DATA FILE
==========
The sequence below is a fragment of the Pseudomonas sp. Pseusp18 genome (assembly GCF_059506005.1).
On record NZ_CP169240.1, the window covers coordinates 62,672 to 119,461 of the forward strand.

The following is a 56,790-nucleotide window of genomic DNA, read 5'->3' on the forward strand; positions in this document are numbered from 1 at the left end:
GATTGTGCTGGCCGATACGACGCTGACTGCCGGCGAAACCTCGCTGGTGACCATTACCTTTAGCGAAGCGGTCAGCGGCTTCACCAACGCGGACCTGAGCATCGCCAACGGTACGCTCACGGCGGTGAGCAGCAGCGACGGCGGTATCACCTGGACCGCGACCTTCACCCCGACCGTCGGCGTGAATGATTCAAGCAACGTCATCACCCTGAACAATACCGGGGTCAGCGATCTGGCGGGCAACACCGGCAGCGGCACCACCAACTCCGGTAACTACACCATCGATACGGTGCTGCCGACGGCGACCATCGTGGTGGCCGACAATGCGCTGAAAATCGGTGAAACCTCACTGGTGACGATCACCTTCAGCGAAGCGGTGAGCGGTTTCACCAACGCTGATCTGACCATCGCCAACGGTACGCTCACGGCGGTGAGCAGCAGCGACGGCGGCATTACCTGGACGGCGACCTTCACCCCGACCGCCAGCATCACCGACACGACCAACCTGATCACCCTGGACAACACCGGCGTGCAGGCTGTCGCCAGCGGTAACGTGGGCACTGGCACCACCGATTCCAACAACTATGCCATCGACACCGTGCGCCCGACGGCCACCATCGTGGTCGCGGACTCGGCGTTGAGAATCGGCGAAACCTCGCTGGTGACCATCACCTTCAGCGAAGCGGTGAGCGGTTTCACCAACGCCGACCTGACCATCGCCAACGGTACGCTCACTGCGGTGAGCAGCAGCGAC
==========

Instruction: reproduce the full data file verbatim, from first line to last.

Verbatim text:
The sequence below is a fragment of the Pseudomonas sp. Pseusp18 genome (assembly GCF_059506005.1).
On record NZ_CP169240.1, the window covers coordinates 62,672 to 119,461 of the forward strand.

The following is a 56,790-nucleotide window of genomic DNA, read 5'->3' on the forward strand; positions in this document are numbered from 1 at the left end:
GATTGTGCTGGCCGATACGACGCTGACTGCCGGCGAAACCTCGCTGGTGACCATTACCTTTAGCGAAGCGGTCAGCGGCTTCACCAACGCGGACCTGAGCATCGCCAACGGTACGCTCACGGCGGTGAGCAGCAGCGACGGCGGTATCACCTGGACCGCGACCTTCACCCCGACCGTCGGCGTGAATGATTCAAGCAACGTCATCACCCTGAACAATACCGGGGTCAGCGATCTGGCGGGCAACACCGGCAGCGGCACCACCAACTCCGGTAACTACACCATCGATACGGTGCTGCCGACGGCGACCATCGTGGTGGCCGACAATGCGCTGAAAATCGGTGAAACCTCACTGGTGACGATCACCTTCAGCGAAGCGGTGAGCGGTTTCACCAACGCTGATCTGACCATCGCCAACGGTACGCTCACGGCGGTGAGCAGCAGCGACGGCGGCATTACCTGGACGGCGACCTTCACCCCGACCGCCAGCATCACCGACACGACCAACCTGATCACCCTGGACAACACCGGCGTGCAGGCTGTCGCCAGCGGTAACGTGGGCACTGGCACCACCGATTCCAACAACTATGCCATCGACACCGTGCGCCCGACGGCCACCATCGTGGTCGCGGACTCGGCGTTGAGAATCGGCGAAACCTCGCTGGTGACCATCACCTTCAGCGAAGCGGTGAGCGGTTTCACCAACGCCGACCTGACCATCGCCAACGGTACGCTCACTGCGGTGAGCAGCAGCGAC